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A university once had a significant problem with electricity depletion. A valve in the mechanical room was one instance of this. While strong insulation was dug out to form the outline of the valve, the valve bonnet was still uncovered, resulting in considerable heat loss. The valve bonnet temperature was 224 degrees. The surface temperature was lowered to 105 degrees after adding a removable insulation mask. The reversible insulation stopped 500 BTUs per hour from being lost to the valve bonnet, resulting in savings of around $450 per year. And that’s a single valve!Do you want to learn more? Visit justbeingmommie.com/why-plastic-pipework-for-your-home
Choosing the correct insulation form
When it comes to industrial pipe insulation, there’s no one-size-fits-all solution. For mechanical parts that don’t need daily testing or repair, such as smaller diameter pipes and fittings, hard or traditional insulation works well. Removable insulation, on the other hand, is suitable for valves, steam traps and large-diameter steam pipes, which also require insulation removal for routine maintenance.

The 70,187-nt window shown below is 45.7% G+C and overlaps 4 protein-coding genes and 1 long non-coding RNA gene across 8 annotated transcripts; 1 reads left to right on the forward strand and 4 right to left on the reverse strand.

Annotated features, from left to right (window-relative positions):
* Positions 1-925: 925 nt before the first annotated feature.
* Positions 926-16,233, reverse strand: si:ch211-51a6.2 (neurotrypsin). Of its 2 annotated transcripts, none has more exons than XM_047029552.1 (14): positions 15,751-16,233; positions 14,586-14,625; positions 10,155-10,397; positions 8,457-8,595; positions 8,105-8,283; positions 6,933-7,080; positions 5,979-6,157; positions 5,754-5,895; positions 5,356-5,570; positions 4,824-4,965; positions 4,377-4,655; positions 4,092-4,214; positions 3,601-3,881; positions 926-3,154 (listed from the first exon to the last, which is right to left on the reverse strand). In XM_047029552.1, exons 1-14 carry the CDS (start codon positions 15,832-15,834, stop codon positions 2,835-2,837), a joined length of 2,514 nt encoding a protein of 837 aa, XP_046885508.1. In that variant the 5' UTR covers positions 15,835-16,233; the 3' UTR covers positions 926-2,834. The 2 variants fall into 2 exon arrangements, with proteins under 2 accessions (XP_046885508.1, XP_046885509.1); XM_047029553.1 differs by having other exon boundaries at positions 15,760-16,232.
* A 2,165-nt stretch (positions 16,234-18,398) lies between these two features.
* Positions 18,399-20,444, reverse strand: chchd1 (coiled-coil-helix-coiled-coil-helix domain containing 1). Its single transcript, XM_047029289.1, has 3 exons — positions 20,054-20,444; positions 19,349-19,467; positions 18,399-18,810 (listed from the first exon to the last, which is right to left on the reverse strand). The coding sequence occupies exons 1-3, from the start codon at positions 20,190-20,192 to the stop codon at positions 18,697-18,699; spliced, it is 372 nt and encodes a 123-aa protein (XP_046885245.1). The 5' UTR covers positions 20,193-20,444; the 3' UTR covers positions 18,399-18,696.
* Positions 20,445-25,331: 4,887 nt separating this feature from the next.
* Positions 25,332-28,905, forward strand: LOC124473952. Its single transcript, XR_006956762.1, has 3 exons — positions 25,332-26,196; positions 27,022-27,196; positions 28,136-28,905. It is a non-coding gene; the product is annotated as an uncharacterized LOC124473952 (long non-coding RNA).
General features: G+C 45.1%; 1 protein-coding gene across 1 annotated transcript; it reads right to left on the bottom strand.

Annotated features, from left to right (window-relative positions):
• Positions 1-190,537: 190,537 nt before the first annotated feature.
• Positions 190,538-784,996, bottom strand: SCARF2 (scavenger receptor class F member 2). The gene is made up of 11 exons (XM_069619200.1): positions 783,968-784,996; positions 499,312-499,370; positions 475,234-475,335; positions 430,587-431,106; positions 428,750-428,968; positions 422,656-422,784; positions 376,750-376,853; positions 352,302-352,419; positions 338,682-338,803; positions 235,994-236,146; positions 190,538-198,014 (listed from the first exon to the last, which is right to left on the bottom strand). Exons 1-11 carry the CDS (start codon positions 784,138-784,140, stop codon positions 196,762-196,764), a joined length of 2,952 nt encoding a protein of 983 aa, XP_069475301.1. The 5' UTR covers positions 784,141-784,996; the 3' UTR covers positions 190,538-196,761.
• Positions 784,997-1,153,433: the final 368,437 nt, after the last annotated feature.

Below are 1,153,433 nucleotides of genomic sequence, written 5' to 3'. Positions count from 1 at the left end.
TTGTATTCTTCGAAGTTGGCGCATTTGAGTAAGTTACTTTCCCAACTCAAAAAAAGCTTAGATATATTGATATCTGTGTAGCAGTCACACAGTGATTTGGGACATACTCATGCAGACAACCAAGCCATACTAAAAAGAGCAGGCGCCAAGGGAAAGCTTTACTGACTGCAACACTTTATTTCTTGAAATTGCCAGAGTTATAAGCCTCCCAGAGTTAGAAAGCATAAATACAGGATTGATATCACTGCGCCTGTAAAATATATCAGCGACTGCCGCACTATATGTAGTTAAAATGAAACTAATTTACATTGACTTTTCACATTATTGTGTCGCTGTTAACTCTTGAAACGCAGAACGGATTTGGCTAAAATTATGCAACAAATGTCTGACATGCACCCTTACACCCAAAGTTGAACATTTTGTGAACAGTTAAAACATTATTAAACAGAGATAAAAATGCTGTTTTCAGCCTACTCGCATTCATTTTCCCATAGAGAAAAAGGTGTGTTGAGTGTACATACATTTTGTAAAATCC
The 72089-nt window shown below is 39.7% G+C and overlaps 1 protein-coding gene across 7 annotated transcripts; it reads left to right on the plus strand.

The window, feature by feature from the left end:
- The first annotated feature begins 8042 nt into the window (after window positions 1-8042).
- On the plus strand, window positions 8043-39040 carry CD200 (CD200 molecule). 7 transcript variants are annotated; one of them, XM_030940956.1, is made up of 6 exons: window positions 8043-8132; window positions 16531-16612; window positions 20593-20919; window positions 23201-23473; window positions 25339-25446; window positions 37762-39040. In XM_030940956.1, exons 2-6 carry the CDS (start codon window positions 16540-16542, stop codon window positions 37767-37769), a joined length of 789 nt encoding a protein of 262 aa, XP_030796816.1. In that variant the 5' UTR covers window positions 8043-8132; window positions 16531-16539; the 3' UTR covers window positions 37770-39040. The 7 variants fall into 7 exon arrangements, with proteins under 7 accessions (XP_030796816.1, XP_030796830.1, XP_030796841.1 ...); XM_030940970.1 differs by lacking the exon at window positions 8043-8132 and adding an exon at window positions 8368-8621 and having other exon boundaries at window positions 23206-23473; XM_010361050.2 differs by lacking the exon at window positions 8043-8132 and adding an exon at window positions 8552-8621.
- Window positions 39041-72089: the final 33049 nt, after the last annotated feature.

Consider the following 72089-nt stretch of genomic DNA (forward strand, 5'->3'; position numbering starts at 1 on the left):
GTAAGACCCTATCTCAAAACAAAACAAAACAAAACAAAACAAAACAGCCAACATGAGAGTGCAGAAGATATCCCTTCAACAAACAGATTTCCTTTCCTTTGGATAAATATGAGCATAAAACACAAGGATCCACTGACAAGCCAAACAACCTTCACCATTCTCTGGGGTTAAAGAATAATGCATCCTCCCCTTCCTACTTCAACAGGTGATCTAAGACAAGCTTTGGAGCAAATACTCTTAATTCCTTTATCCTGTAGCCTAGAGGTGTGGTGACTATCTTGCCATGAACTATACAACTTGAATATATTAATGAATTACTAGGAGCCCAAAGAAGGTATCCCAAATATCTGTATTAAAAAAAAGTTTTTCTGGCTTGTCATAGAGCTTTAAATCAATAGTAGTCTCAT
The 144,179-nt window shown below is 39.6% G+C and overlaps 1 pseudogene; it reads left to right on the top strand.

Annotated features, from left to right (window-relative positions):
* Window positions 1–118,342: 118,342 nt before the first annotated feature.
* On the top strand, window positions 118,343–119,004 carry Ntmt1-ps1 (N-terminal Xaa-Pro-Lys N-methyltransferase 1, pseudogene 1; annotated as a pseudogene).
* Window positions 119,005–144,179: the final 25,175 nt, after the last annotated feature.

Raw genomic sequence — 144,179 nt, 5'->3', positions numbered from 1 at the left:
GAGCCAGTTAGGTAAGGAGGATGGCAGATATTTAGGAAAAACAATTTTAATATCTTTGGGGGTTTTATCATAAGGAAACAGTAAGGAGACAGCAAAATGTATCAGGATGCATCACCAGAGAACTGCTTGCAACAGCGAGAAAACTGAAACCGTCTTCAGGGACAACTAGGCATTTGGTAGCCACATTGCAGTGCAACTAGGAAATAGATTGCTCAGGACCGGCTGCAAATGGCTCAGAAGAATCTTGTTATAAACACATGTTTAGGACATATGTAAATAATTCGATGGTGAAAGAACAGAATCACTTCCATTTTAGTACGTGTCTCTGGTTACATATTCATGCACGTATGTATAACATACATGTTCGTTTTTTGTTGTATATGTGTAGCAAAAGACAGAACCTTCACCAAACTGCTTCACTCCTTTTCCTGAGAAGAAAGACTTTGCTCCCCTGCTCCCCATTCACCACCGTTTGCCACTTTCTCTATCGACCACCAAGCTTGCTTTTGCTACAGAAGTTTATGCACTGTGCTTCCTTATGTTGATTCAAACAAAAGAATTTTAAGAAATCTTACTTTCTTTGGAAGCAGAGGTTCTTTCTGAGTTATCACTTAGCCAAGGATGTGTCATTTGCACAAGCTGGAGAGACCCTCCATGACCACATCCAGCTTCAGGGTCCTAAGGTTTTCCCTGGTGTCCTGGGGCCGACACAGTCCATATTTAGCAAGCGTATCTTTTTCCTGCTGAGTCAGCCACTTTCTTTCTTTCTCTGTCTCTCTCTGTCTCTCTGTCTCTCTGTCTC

When to Use Difficult Insulation
Hard insulation is widely used to insulate most mechanical parts such as tubing, fittings, and valves, made of materials such as fiberglass, calcium silicate or mineral wool. But it isn’t necessarily the right method for the task, as we saw in the previous case. Conventional pipe insulation, normally consisting of a paper or foil lining, may come with or without an exterior coating. These materials are covered with either a metal or PVC jacket in some situations. For the following parts, hard insulation is appropriate:
Pipes and fittings with small diameters
Mechanical sections that do not need periodic inspection or repair